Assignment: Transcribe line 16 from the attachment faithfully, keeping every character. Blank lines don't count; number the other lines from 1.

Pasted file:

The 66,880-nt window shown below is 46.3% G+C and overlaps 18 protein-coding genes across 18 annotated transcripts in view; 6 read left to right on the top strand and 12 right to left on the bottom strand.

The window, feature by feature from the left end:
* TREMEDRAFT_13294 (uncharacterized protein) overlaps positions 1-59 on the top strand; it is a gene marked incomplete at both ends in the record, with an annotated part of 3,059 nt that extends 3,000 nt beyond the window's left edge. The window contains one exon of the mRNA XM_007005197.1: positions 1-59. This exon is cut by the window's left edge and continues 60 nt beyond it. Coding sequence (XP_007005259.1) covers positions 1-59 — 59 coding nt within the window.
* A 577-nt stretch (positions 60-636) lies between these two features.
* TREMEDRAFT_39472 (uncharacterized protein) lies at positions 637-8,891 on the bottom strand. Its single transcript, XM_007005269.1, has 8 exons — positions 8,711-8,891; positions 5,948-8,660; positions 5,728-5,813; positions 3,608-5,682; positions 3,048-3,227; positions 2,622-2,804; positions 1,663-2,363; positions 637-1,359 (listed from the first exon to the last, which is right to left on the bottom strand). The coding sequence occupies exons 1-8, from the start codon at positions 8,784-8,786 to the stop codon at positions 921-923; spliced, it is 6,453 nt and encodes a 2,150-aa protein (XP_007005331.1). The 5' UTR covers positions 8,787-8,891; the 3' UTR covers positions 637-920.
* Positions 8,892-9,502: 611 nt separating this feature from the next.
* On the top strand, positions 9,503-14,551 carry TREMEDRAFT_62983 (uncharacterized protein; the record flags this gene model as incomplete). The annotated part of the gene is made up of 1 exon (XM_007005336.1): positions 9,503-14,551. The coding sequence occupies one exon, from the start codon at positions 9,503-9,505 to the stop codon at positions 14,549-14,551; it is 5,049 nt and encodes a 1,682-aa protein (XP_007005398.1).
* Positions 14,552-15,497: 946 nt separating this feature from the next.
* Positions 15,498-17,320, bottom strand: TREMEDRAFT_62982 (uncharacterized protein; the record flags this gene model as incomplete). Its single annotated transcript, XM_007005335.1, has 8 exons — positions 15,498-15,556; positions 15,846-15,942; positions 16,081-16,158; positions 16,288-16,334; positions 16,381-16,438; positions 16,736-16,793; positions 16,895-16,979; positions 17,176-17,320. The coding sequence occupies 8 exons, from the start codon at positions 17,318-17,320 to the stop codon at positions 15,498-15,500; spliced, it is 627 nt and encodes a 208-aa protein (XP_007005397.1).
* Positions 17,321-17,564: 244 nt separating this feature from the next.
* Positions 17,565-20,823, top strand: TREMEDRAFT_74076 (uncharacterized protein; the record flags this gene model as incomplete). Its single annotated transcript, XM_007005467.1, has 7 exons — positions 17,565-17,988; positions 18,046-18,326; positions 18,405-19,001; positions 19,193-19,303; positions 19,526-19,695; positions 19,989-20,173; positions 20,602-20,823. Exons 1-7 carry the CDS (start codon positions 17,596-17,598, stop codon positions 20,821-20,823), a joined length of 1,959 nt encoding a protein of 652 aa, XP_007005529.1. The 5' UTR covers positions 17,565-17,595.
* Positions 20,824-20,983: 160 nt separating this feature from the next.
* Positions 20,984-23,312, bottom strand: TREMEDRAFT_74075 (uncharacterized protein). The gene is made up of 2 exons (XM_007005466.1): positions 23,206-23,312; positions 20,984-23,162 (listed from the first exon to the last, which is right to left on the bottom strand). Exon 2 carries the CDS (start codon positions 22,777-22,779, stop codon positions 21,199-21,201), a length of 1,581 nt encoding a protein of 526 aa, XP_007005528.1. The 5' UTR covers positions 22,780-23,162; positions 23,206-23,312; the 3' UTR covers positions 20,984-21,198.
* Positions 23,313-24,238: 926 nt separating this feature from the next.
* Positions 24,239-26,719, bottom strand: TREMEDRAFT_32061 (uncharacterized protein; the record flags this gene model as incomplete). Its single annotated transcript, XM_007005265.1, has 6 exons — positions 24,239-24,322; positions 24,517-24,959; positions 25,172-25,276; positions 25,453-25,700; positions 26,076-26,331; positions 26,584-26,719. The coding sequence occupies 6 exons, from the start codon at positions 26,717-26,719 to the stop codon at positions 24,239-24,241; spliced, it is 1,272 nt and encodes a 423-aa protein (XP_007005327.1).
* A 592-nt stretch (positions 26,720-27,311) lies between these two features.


* A 592-nt stretch (positions 26,720-27,311) lies between these two features.